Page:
REASONABLE ACCOMMODATION: 10 tips on reasonable accommodations
The recent amendments to the Americans with Disabilities Act broadly expanded the definition of “disability” under the Act, making it harder to determine when and how to provide reasonable accommodations.
Tips to live by
Below are 10 tips to consider when determining whether you need to provide a reasonable accommodation in particular circumstances. Because accommodations should be determined on a case-by-case basis, apply these tips as necessary, and the process will be less burdensome.
- The employee has the initial burden of requesting or identifying the need for an accommodation, but it helps to follow this up by asking the employee what he believes will help accommodate his disability.
- Any accommodation proposed by an employee must be objectively reasonable. There are valuable resources to help you establish a list of potential accommodations. One free resource is the Job Accommodation Network, which is available by calling (800) 526-7234.
- Ensure that the position in question has defined essential and nonessential functions. If you haven’t already done so, draft or review all job descriptions to ensure accurate descriptions of actual job duties and correctly identify the essential and nonessential job responsibilities.
- Review job descriptions to assess the skills and competencies required to perform the essential job functions. If any technical skill or expertise is required, identify it. If there are any specific expectations, goals or quotas, they should be referenced.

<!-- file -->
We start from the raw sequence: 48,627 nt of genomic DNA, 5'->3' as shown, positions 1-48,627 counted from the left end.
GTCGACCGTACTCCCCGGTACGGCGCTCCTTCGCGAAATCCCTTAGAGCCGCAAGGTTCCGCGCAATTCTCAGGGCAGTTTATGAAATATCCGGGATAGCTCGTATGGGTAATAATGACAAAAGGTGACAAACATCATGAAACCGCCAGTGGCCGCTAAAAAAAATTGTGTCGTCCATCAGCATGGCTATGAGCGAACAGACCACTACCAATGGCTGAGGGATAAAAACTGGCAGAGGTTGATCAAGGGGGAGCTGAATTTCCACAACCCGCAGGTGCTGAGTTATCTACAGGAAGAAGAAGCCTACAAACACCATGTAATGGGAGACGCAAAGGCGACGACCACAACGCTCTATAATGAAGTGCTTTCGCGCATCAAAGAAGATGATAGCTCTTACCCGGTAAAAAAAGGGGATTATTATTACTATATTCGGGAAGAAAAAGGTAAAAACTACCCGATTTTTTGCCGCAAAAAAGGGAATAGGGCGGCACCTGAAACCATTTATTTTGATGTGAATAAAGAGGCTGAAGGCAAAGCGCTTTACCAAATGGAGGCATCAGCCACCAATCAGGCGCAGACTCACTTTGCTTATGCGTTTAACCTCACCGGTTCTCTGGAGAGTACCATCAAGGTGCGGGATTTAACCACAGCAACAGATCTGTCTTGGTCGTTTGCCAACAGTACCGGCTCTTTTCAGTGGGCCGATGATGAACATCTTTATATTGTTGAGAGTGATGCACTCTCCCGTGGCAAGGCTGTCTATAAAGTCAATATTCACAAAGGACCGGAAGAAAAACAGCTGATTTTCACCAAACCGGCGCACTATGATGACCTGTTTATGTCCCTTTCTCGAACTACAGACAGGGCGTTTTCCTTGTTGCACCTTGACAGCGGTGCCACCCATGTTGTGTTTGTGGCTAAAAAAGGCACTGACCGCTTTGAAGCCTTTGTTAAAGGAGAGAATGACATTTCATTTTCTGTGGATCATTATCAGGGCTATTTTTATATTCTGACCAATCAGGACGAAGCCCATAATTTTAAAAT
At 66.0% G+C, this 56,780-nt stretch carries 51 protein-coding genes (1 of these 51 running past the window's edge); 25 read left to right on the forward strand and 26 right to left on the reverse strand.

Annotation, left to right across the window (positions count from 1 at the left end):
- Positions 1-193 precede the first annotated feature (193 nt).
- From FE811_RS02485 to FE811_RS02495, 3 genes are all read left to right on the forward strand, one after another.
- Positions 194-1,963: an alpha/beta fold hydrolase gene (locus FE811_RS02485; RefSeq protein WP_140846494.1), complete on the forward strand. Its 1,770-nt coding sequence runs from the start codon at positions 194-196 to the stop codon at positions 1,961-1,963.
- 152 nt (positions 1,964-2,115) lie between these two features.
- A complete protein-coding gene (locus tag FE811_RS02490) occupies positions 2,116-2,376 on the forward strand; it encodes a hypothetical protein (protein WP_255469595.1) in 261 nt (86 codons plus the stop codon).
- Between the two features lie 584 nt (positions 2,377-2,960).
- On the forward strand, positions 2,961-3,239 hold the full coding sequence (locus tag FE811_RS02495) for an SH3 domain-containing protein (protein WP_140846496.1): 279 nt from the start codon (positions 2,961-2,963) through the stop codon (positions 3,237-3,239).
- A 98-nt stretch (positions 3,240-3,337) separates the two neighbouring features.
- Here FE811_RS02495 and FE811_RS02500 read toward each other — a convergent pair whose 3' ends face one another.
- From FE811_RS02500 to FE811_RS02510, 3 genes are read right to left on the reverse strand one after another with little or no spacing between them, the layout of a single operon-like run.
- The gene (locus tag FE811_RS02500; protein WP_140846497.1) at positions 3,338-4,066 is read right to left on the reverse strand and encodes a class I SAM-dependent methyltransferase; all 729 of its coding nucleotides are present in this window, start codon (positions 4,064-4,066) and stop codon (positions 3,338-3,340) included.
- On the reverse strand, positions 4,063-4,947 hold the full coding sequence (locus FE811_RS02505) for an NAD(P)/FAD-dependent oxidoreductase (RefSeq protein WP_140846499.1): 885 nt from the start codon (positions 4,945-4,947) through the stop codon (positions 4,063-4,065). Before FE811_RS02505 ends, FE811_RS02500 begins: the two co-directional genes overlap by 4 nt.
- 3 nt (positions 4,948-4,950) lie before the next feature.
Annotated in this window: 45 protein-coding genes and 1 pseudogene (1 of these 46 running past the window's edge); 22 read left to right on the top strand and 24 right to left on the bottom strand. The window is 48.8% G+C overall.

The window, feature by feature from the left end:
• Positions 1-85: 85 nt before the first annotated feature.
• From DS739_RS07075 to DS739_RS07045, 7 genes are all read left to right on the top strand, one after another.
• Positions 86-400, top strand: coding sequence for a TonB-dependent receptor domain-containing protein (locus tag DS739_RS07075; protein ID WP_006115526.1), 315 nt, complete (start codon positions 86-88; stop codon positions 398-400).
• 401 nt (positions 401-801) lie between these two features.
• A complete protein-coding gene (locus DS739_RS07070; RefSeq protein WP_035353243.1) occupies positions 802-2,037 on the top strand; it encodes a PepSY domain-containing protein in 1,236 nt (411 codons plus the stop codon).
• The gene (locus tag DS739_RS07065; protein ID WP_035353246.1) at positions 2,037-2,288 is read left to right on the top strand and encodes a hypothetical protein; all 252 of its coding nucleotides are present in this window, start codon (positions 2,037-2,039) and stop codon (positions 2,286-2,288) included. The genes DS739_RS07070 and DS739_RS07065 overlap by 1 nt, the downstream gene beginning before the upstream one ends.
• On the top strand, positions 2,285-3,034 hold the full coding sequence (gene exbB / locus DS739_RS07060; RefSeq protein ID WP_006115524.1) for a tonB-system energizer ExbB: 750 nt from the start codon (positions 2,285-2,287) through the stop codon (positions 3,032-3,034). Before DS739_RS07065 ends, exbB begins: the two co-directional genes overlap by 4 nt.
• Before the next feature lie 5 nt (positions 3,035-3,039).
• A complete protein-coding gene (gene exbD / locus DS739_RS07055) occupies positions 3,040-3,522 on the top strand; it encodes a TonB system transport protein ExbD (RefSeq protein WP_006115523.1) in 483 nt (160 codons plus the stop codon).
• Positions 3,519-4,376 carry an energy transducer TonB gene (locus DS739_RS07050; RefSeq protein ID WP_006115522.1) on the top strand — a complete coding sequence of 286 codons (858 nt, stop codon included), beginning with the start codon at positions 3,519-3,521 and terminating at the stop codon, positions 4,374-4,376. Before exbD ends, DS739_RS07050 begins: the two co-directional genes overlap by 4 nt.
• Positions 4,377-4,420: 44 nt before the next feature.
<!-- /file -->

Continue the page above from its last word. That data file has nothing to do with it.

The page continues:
- In every case, engage in (and document) an interactive process with the affected employee to identify any potential reasonable accommodation.
- When disputes arise, consider using a mediator to help develop accommodations that are reasonable.
- When job restructuring is requested or considered, it’s important to remember that you must consider the request only with respect to a position’s nonessential duties or marginal functions. Restructuring essential job functions is not required, even if an employee claims it is “reasonable” to do so.
- You are not required to create a new job, move another employee, promote a disabled employee, or deprive any other employee of rights under a collective bargaining agreement to provide a reasonable accommodation.
- When appropriate, conduct a functional assessment of the employee’s ability to perform the essential functions of a position, noting any specific limitations that can be evaluated for potential accommodations.
- When necessary, create, retain and regularly update a list of available state or private vocational rehabilitation counselors, job coaches, and employment consultants in your area who could assist in determining if a reasonable accommodation is possible.
Having these tips ready and available will help you navigate the reasonable accommodation process. It also reflects and provides evidence of your good-faith efforts to comply with the law.
If you have any questions or need help, please contact any member of the Greenebaum Doll & McDonald Labor and Employment Department. Find us online at www.gdm.com.
Copyright 2011 M. Lee Smith Publishers LLC
KENTUCKY EMPLOYMENT LAW LETTER does not attempt to offer solutions to individual problems but rather to provide information about current developments in Kentucky employment law. Questions about individual problems should be addressed to the employment law attorney of your choice.